Painting stairs is such an easy DIY job that can totally change the look of your hallway or landing. If you have been blessed with a wooden staircase and looking for a cheap way to decorate them, a lick of paint would be our first point of call.
We have seen so many great painted stairs that we just had to pay homage to the trend by sharing some of our favourites and telling you how it is done. So read on, and before you know it you will be poised – paintbrush in hand – ready to tackle this weekend project.
1. Prep and repair your staircase
While paint is perfect for making over an old staircase, you need to make sure it is in good nick before you start. Repair any loose or broken parts, and fill any dents.
You can paint both bare wood and painted wood, but if the stairs are very old and have many layers of paint on, you might want to strip them back first. This can be done using paint stripper, a heat gun or sanding – but take care as old paint may be lead based.
Read our guide to maintaining your staircase for more advice on renovation.
Once repaired, sand the surface then make sure the stairs are clean and free from dust.
Top tip: On bare wood you may want to use a resin and knot blocking primer.
2. Choose suitable paint for your staircase
While you can use any wood paint, those designed for floors are best as they are designed to be more durable. It needs to be walked all over of course. If you do choose to use wood paint, a satin finish may be more forgiving.
However, remember that floor paints are designed to be less slippy. Gloss and satin might be fine for risers, but could prove dangerous if used on the tread itself.
3. Follow our staircase painting tips
- For a smooth finish use a small roller but cut in with a paintbrush (see our pick of the best).
- Start early and preferably when everyone is out for the day. You need to factor in drying time which will be at least a few hours to be touch-dry and longer before you should be walking on it. If your only loo is upstairs, you might need to plan an alternative.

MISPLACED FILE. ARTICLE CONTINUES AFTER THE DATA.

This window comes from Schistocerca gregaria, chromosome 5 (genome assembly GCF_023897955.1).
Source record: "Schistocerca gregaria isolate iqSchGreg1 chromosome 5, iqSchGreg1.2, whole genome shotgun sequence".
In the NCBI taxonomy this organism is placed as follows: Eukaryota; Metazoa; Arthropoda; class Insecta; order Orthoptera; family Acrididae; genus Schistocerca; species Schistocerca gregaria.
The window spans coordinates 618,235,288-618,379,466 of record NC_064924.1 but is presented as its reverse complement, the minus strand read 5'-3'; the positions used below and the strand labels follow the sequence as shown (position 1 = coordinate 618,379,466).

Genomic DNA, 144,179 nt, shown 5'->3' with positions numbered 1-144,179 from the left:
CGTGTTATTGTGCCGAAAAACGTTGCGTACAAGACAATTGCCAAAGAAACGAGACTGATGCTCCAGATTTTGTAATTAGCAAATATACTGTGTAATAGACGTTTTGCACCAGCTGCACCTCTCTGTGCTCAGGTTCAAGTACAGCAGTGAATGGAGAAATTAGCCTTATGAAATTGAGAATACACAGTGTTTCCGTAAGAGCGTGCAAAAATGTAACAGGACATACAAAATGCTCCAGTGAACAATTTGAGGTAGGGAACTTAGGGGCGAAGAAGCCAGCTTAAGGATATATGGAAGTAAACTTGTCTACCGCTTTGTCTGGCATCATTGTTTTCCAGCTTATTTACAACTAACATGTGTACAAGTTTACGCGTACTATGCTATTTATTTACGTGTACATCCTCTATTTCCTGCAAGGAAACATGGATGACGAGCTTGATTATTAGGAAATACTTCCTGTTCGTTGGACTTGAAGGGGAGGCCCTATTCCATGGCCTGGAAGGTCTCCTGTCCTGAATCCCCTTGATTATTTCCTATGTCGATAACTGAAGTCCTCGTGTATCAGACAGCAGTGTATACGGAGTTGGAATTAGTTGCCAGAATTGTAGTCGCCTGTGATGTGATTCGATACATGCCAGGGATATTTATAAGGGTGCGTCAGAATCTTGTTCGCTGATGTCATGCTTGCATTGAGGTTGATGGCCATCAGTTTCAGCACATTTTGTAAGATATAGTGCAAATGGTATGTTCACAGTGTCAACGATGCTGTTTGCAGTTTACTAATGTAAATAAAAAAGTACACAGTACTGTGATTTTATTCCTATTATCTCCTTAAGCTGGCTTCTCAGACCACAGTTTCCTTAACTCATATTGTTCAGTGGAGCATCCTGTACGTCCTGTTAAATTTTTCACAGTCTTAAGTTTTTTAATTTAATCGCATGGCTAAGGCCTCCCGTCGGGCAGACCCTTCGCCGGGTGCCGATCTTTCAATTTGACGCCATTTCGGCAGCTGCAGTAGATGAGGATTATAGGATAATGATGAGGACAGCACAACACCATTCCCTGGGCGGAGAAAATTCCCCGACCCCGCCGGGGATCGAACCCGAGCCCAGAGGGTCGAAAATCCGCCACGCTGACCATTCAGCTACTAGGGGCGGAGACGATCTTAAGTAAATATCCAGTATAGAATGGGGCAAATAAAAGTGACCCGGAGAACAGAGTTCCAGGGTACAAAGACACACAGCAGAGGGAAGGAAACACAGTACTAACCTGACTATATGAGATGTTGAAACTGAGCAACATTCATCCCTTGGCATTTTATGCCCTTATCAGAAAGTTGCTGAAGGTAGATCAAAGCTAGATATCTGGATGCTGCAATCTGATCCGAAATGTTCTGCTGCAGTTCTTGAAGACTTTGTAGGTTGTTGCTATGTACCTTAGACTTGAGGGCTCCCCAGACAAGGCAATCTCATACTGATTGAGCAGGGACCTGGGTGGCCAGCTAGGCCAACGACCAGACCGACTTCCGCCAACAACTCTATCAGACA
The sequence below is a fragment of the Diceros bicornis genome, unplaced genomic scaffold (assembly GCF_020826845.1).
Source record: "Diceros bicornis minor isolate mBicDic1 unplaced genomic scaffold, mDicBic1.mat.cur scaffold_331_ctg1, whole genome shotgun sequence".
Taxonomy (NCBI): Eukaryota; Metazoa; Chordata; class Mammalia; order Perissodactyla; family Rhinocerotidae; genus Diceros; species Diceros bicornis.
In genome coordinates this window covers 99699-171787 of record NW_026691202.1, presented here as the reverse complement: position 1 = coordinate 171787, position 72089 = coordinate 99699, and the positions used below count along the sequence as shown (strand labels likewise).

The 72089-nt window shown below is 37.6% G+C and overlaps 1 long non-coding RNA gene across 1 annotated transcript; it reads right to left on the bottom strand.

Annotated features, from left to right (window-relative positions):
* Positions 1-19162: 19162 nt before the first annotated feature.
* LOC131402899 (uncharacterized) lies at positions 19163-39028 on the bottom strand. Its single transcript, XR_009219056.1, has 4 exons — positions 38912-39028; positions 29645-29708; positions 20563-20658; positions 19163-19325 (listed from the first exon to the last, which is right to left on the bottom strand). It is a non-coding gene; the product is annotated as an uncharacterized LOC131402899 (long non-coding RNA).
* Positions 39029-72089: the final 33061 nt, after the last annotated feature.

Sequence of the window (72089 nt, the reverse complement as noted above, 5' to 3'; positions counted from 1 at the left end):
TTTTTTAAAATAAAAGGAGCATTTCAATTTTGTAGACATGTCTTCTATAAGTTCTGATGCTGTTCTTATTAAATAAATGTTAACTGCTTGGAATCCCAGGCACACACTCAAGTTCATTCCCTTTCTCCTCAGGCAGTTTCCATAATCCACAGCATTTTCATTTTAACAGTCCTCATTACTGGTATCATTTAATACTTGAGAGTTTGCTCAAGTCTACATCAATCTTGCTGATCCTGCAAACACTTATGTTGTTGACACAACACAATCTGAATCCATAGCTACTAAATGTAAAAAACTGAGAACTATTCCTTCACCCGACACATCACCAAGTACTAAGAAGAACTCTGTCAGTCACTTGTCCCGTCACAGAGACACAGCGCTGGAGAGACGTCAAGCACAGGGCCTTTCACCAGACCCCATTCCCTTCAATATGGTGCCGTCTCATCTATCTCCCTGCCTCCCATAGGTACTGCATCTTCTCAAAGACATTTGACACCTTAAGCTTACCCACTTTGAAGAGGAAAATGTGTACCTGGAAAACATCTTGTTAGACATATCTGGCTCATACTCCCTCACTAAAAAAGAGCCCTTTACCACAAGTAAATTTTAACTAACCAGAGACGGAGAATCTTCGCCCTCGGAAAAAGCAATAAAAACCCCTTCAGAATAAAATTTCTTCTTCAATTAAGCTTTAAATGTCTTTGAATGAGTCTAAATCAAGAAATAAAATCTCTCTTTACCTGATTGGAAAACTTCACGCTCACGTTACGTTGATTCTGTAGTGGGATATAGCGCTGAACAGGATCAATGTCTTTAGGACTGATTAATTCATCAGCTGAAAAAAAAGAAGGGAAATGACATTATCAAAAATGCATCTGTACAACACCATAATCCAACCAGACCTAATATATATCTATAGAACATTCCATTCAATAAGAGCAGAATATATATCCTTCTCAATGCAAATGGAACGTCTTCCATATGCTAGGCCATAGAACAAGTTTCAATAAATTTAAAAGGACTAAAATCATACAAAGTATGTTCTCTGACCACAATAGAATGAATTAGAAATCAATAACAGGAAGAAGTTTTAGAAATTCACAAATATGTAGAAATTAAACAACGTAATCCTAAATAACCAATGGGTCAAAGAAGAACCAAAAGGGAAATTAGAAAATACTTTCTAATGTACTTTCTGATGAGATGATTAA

- It may sound obvious, but start at the top and work down so you don't get stuck upstairs (unless you are painting upwards from a basement of course).
4. Pick a bold colour for your staircases
The simplest way to add impact to your hallway is with a bold contrasting colour on your staircase. This is great if you have gone for a neutral scheme for your walls. Be brave. Bright yellow? Why not? Neon pink? Hot, hot, hot. Teal? Now you're talking.
For loads of gorgeous hallway paint ideas head over tp our feature.
5. Try a two tone paint effect
Treads one colour, risers another – colour blocking is super easy on a staircase. You could even paint alternating steps different colours, or you can split the staircase vertically, horizontally or even diagonally in two tones.
6. Create an ombré paint effect on your staircase
The ombré trend is made for painted stairs. It looks best if you start with a darker shade at the bottom, getting lighter towards the top. Use a sponge to blend the colours in the middle.
7. Stencil your stairs
If you want to add a design when painting stairs, try using a stencil if you don't trust your freehand skills. The options are endless with so many stencils available. You could number the risers to count your way up the apples and pears, or buy a set of letter stencils and let your stairs do the talking.
8. Add some personality to your staircase
Let your passion inspire how you paint your stairs. Literature lovers will love the book spine decorating idea below, but you could also decorate with your favourite song lyrics, or maybe a repeat pattern of your favourite flowers.
9. Pair a painted staircase with wallpaper
Paint the treads, then add some pattern to the risers with wallpaper. You could decide to match this to your hallway wallpaper, but remember that if you do paper the stairs, it will benefit from a coat of hard-wearing clear varnish to keep it looking pristine.
10. Fake a stair runner with paint
Use paint to create the illusion of a stair runner by painting just the outer sections of each step. We love how on this staircase, the wood has been left bare in the centre and just pops of yellows have been painted onto the edges. Very clever.
For a similar sunny yellow paint try Farrow & Ball's Babouche.